Minnesota Sen. Al Franken says he'll resign in the coming weeks. He's repeatedly apologized as several women accused him of sexually inappropriate behavior, and as his support from fellow Democrats evaporated. (Dec. 7) AP
'Not an accused rapist' is not the standard by which we should measure our leaders.
Sen. Al Franken.(Photo: Chip Somodevilla, Getty Images)
Minnesota Sen. Al Franken has told the nation in an extraordinary address that he will resign from the Senate in coming weeks. The dramatic announcement Thursday came after eight women accused him of sexual misconduct ranging from groping in photo lines to forcible kisses, and amid an avalanche of calls for his resignation by his Democratic Senate colleagues.
Republicans have adopted the talking point that Democrats only called for Franken to resign so they could gain the moral high ground to bash Republicans when Roy Moore wins the Alabama Senate race next week, as is widely expected.
Which raises the question: Is there something wrong with the moral high ground?
What twisted times we live in that this is an actual argument. It’s also not based on any facts. A person with direct knowledge of how Democrats came to call en masse on Franken to resign told me the decision was driven by female Democratic senators who believe the accusers against Franken. Because they like and respect Franken, they gave him the space to do the right thing, but were growing increasingly aggravated with his refusal to take responsibility and to resign. When the sixth accuser came forward, they agreed it was time to apply public pressure.
But even if the Democrats were taking the moral high ground for the wrong reason, that would hardly excuse Republicans for refusing to take a stand against the credibly accused predators in their own party, from Donald Trump to Roy Moore to Texas Rep. Blake Farenthold (who used taxpayer dollars to pay an $84,000 sexual harassment settlement to his former communications director).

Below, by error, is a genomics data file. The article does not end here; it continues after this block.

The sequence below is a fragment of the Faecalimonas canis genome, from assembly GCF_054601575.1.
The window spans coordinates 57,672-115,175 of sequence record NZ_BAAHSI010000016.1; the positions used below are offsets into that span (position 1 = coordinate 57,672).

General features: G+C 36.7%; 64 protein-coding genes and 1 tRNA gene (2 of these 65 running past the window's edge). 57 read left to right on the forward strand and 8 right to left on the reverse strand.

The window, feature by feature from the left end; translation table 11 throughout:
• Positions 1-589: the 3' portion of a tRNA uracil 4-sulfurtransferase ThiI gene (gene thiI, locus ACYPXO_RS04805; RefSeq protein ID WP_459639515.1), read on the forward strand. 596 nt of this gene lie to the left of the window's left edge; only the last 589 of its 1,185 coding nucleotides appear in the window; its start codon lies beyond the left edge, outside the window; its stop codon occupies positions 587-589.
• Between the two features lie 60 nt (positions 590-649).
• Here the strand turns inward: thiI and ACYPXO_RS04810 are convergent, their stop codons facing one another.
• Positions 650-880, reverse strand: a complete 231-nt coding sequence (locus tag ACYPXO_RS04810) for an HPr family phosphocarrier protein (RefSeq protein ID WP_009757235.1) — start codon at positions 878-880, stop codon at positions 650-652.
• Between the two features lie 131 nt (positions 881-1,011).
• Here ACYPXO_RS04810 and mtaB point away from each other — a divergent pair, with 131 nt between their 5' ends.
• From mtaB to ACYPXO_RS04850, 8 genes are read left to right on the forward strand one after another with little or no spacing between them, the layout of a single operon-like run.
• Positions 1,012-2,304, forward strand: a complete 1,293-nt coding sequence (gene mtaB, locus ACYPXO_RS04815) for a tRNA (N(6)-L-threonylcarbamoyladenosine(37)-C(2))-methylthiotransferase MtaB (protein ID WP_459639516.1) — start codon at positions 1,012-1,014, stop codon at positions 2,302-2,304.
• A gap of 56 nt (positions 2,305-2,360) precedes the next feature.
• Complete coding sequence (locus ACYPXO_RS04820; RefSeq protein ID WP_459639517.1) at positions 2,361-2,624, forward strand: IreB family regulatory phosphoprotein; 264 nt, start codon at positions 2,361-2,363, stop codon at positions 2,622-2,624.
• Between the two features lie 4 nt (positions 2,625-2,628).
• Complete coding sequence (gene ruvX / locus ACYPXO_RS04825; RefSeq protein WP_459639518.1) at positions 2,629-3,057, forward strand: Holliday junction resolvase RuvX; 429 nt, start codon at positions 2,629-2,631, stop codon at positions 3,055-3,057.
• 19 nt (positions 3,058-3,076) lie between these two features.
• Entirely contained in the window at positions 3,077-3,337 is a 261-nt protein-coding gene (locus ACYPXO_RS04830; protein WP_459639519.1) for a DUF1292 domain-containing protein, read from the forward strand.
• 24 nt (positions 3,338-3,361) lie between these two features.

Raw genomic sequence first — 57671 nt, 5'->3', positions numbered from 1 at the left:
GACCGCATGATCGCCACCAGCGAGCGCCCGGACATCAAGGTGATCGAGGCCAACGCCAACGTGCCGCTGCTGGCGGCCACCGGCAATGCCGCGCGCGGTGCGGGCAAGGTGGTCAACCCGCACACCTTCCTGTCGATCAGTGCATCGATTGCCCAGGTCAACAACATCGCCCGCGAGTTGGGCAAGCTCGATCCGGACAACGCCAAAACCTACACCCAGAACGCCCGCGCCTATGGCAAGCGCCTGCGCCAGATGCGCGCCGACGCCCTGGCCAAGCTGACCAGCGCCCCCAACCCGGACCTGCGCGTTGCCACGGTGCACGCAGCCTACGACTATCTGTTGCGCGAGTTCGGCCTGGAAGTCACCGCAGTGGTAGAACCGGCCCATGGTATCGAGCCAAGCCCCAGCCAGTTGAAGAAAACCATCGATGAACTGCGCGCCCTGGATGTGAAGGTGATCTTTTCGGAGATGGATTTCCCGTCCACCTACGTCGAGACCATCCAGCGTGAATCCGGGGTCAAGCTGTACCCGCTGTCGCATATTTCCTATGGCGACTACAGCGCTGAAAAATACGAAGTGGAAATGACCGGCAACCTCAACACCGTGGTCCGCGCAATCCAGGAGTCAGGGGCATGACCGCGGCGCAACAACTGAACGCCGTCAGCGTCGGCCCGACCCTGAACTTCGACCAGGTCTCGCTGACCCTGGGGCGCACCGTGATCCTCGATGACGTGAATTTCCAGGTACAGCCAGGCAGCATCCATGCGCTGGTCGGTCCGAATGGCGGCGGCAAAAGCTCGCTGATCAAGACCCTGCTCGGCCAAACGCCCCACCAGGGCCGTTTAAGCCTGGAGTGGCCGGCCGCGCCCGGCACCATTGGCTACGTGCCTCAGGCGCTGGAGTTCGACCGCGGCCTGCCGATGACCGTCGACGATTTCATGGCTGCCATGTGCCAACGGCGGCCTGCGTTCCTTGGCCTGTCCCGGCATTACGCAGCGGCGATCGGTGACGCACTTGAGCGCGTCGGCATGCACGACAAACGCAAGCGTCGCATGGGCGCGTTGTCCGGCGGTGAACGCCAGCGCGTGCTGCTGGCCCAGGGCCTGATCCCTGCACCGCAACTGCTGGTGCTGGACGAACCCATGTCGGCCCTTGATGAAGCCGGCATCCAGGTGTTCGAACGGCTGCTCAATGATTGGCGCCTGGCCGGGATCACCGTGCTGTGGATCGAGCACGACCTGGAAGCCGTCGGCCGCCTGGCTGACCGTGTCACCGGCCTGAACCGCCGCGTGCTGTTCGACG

Some Republicans say it’s different because Franken admitted his wrongdoing, while Trump and company deny all accusations against them. This is false. The only thing Franken has admitted to is a lewd photograph (which would be hard to deny). As for the other accusations, he has variously said he doesn’t remember them; or if he does, he remembers them differently, or he has flat out denied them. He said that again Thursday. But Democratic senators have made a judgment based on the allegations, which they have deemed to be credible. Republicans need to do the same thing.
What about due process? Due process is for court proceedings. Harvey Weinstein didn’t get to go before a judge and jury to plead his case. Charlie Rose didn’t get to cross-examine his accusers. In these cases, what was determined was that the accusations were credible.
Some Democrats are worried that Republicans will find women to make false accusations against Democrats, now that they know the Democratic Party will hold the accused responsible. While false accusations are incredibly rare, it’s not unreasonable to be concerned about this.
But we know what happens when false accusations are made, because The Washington Post recently discovered that a person making accusations against Roy Moore was a plant from a conservative group trying to tarnish the Post’s reputation. Through that effort we were able to see the rigor of the process that reporters use to determine the credibility of accusers. In the end they were able to figure out this accuser was a fraud.
So to suggest that women just make accusations that aren’t carefully examined and investigated is inaccurate. Moreover, in the Franken case, many are Democrats who don’t have a political axe to grind.